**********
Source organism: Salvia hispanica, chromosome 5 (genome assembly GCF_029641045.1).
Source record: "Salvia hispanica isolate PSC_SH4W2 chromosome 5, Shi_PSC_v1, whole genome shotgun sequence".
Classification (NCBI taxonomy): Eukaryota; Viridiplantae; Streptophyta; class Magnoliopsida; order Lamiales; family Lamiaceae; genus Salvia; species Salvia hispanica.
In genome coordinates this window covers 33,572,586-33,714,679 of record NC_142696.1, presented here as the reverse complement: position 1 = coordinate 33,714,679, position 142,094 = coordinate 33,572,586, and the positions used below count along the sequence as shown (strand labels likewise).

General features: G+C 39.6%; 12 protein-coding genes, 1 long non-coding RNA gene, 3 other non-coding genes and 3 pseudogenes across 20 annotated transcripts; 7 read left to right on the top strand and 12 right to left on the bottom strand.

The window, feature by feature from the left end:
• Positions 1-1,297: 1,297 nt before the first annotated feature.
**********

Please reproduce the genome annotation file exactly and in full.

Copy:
Source organism: Salvia hispanica, chromosome 5 (genome assembly GCF_029641045.1).
Source record: "Salvia hispanica isolate PSC_SH4W2 chromosome 5, Shi_PSC_v1, whole genome shotgun sequence".
Classification (NCBI taxonomy): Eukaryota; Viridiplantae; Streptophyta; class Magnoliopsida; order Lamiales; family Lamiaceae; genus Salvia; species Salvia hispanica.
In genome coordinates this window covers 33,572,586-33,714,679 of record NC_142696.1, presented here as the reverse complement: position 1 = coordinate 33,714,679, position 142,094 = coordinate 33,572,586, and the positions used below count along the sequence as shown (strand labels likewise).

General features: G+C 39.6%; 12 protein-coding genes, 1 long non-coding RNA gene, 3 other non-coding genes and 3 pseudogenes across 20 annotated transcripts; 7 read left to right on the top strand and 12 right to left on the bottom strand.

The window, feature by feature from the left end:
• Positions 1-1,297: 1,297 nt before the first annotated feature.